Over the years, AI has exemplified exponential growth in computational capacity, the development of more sophisticated algorithms, and burgeoning data in what is now an information society. The fact that AI is accelerating rapidly and breaking new ground in almost every major industry, impacting every aspect of our lives, makes it a powerful and promising technology. And AI promises to efficiently deliver human capabilities in software at lower cost, making it ideal for developing countries like Liberia.

AI and other emerging technologies are driving the 4IR. Many developed and a few developing countries in Africa, including Ghana, Senegal, Nigeria, Egypt, Mauritius, and South Africa, have started to engage and even adopt AI. The sectors expected to see the greatest growth in demand for AI applications over the next few years are healthcare, commercial enterprises, financial services, cybersecurity, legal services, and education.

There are already start-ups in Ghana and Nigeria tackling doctor shortages and lack of medical access for rural Africans. They have started using AI to empower doctors and leverage the growing ownership of cellphones as a way to collect data, improve administrative efficiency, and expand treatment coverage. In Kenya and Nigeria, AI-focused start-ups have begun working on agricultural planning, reducing financial transaction costs, and improving public transport access and efficiency.

In Liberia, over the past two months, we have engaged in AI activities at the policy level, as well as the legal aspects of AI (AI designed for the judiciary). These engagements reinforce prior knowledge gained in college and other academic and career endeavors. A few months later, I was selected by the US State Department to participate in the AI Connect program, which is focused on the broader policy landscape as well as various frameworks that address the responsible use and development of AI globally.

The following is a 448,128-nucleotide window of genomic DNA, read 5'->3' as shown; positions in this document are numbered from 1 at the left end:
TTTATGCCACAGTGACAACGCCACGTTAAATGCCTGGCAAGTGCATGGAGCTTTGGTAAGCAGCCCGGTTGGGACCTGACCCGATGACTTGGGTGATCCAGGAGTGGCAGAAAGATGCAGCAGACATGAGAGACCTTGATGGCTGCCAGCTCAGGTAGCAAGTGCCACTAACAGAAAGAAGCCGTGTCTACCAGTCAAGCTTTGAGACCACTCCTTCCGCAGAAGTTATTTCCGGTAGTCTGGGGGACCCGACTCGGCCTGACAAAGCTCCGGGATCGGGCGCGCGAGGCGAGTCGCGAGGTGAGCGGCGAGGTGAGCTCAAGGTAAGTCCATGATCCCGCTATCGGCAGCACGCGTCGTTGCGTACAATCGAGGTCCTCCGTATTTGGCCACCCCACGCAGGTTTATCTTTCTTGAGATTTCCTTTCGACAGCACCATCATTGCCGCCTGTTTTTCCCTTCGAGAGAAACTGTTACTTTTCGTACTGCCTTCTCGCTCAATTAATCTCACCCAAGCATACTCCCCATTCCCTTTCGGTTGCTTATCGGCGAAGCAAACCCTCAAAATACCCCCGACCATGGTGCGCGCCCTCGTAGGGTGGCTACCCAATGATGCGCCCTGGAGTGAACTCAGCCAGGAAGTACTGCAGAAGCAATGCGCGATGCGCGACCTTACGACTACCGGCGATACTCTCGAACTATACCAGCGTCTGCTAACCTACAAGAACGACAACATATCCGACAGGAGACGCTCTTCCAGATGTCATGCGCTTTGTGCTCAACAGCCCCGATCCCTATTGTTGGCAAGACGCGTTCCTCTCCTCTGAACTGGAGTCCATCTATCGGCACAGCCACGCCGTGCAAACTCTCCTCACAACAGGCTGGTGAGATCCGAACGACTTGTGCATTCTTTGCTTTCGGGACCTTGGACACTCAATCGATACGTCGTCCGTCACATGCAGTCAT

AI Connect fosters an exclusive community of government officials, academics, and private sector actors around the world with a vested interest in advancing responsible AI technologies. In collaboration with the US State Department, the program is implemented by the Atlantic Council GeoTech Center, which studies how technology can be used to benefit society and assesses the links between technology and geopolitics.

While the unprecedented prospects and advancements of AI are expected to impact developing countries like Liberia, we cannot shy away from our traditional challenges. These include issues of universal access to electricity and internet, lack of technical expertise, issues of funding education, AI-related activities and research, and lack of legal and regulatory instruments, to name a few. One of the biggest challenges is the lack of quality education in AI and related fields. In Liberia, efforts are being made to build AI capacity. The new Department of Computing and Information Science (DCIS) at the University of Liberia offers a course in AI and a concentration in Data Science (related to AI). A few other institutions of higher education, I am told, are also moving in this direction.

Despite the development mentioned above, there is still much to be done to raise awareness and build our AI capabilities, so that we are able to harness it (AI) for economic development. The government and other stakeholders (private sector, financial partners, international organizations, etc.) should support this initiative. Emphasis should be placed on raising awareness and building capacity that would lead to responsible adoption of AI (development and deployment of AI) in Liberia to leapfrog in social and economic development.